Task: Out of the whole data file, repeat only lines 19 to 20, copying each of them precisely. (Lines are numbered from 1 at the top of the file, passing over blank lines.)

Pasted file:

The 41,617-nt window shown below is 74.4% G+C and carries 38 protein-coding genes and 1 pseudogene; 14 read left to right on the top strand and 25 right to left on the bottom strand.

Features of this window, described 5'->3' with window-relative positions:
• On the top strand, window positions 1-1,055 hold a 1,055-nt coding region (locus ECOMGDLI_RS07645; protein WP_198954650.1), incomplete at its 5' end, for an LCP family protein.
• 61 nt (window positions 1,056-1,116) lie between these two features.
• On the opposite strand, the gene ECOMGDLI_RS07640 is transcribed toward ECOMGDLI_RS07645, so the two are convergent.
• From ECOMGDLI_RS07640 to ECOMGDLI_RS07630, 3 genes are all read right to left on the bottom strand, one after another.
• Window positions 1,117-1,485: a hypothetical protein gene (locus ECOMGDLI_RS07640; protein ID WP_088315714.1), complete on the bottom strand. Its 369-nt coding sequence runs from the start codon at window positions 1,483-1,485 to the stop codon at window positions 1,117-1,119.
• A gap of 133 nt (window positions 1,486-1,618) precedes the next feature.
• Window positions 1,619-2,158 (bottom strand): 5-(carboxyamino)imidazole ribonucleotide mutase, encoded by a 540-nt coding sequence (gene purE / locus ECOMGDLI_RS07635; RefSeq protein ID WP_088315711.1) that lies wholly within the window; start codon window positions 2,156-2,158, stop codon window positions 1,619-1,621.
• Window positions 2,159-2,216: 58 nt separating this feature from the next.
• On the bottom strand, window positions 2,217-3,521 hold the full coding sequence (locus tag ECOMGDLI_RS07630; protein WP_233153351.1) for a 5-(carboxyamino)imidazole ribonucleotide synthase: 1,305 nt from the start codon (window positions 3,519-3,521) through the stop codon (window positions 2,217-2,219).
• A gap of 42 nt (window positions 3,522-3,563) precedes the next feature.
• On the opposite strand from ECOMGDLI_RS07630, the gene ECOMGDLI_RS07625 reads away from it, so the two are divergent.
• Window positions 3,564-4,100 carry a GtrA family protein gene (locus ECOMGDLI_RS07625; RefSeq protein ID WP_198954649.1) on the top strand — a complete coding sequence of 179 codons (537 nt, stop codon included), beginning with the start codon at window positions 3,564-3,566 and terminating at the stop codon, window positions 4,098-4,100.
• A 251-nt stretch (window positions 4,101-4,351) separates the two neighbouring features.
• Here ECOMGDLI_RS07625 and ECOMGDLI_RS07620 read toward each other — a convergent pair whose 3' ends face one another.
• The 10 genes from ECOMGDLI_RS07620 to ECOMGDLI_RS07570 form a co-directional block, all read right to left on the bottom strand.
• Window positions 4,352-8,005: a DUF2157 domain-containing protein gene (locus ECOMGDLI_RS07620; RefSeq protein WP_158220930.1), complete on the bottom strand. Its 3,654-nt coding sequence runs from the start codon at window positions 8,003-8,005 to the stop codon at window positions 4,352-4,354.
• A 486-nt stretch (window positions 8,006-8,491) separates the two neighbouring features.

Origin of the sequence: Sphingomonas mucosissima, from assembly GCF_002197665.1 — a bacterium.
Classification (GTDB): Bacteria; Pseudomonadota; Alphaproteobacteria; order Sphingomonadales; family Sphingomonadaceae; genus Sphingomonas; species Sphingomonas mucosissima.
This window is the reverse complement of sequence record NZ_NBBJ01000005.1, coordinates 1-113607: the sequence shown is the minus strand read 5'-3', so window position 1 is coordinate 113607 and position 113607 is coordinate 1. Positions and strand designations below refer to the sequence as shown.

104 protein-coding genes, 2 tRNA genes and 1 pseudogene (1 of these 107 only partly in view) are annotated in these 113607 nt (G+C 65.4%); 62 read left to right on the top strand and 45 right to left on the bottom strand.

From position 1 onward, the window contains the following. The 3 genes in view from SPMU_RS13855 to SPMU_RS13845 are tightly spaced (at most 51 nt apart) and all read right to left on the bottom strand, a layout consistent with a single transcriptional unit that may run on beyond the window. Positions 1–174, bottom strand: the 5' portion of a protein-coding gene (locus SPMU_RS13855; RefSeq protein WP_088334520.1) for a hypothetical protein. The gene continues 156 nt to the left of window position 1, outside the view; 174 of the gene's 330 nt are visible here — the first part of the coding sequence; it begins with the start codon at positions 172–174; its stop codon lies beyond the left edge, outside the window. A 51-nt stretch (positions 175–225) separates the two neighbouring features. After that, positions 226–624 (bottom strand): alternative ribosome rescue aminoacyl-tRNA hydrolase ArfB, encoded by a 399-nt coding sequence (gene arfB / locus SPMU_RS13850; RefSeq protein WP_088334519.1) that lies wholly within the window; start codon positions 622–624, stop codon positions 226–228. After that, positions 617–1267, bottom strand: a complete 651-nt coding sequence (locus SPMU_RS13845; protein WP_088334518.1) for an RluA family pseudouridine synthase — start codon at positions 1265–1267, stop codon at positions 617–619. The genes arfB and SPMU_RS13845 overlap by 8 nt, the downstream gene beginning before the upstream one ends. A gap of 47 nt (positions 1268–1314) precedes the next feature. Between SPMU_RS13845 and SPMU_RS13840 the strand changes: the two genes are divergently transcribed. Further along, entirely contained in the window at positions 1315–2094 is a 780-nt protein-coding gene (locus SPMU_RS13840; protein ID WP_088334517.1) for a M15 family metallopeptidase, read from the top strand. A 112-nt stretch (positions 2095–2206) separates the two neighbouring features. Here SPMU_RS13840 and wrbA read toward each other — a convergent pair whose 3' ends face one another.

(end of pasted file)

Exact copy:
• A 486-nt stretch (window positions 8,006-8,491) separates the two neighbouring features.

Origin of the sequence: Sphingomonas mucosissima, from assembly GCF_002197665.1 — a bacterium.